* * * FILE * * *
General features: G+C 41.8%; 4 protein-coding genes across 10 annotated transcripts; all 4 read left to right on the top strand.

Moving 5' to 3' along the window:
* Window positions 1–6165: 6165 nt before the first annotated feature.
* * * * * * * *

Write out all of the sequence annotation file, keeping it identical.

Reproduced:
General features: G+C 41.8%; 4 protein-coding genes across 10 annotated transcripts; all 4 read left to right on the top strand.

Moving 5' to 3' along the window:
* Window positions 1–6165: 6165 nt before the first annotated feature.